Schumer Put American Lives At Risk Putting Inept Staffer Incharge Of COVID Aid Distribution

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A longtime aide to one of the senate’s fiercest critics of American capitalism will be on the panel to oversee a $500 billion loan fund intended to help America’s businesses recover from the economic impact of the coronavirus pandemic.

Senate Minority Leader Chuck Schumer on Monday announced he was appointing Bharat Ramamurti, who had worked for Democratic Sen. Elizabeth Warren of Massachusetts before joining her ill-fated presidential campaign, to serve on the panel, according to the Washington Examiner.

Ramamurti was deputy policy director for economic policy in Warren’s campaign and was the senator’s senior counsel on banking and economic policy.

“Mr. Ramamurti brings a wealth of oversight experience and expertise,” Schumer said.

Ramamurti is the first person to be appointed to the panel.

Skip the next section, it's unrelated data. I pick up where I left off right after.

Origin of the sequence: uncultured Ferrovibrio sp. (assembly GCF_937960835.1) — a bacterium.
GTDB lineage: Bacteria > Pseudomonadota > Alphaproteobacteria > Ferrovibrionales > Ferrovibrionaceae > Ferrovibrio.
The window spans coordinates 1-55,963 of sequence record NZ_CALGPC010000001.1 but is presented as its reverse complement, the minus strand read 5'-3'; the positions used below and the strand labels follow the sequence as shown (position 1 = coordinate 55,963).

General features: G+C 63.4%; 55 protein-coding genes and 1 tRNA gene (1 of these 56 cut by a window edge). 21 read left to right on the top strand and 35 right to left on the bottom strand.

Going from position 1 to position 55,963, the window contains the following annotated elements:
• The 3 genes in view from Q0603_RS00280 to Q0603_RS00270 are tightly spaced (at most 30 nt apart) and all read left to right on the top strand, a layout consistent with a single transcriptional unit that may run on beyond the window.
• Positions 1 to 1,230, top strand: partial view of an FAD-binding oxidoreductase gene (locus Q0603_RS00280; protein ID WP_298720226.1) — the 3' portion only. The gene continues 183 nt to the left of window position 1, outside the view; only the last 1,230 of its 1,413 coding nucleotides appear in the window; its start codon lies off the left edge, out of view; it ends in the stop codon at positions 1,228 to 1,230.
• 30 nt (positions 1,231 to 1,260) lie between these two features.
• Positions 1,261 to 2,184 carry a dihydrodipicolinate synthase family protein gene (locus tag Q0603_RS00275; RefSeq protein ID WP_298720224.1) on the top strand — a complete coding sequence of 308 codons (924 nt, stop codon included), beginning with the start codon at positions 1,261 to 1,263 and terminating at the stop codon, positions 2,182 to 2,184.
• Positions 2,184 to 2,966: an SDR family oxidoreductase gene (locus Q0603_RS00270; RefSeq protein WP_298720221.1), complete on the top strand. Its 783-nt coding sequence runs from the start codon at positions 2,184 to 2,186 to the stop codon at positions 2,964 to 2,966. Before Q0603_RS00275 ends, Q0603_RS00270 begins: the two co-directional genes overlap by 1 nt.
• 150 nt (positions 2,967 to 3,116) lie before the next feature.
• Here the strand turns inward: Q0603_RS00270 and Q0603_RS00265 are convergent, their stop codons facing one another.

The oversight panel was included in the legislation that created the $2.2 trillion coronavirus economic relief package Congress passed last month.

The leaders of the majority and minority in each branch of Congress get to name one person each. The fifth individual will be chosen jointly by House Speaker Nancy Pelosi and Senate Majority Leader Mitch McConnell.

Pelosi said she and McConnell have begun discussing who might fill that spot, according to The Hill.

“I spoke to Mitch about that because he and I have to agree on who that fifth person is. And we set sort of our criteria as to how that would be. He gave me a name, not a name but an impression about who he might do for his one. So we’ve had those conversations,” she said.

The panel will report on how the Treasury Department and Federal Reserve administer the funds. It is separate from the House panel that Pelosi plans to create to provide Democrat-led oversight of the program.

Warren was a critic of how the bailout for businesses was structured.

“You can’t just take $450 billion, hand it over to the secretary of treasury and, say, hand it out to your closest friends on a no-strings-attached basis. No, there has to be strings,” she told NPR in a March interview.


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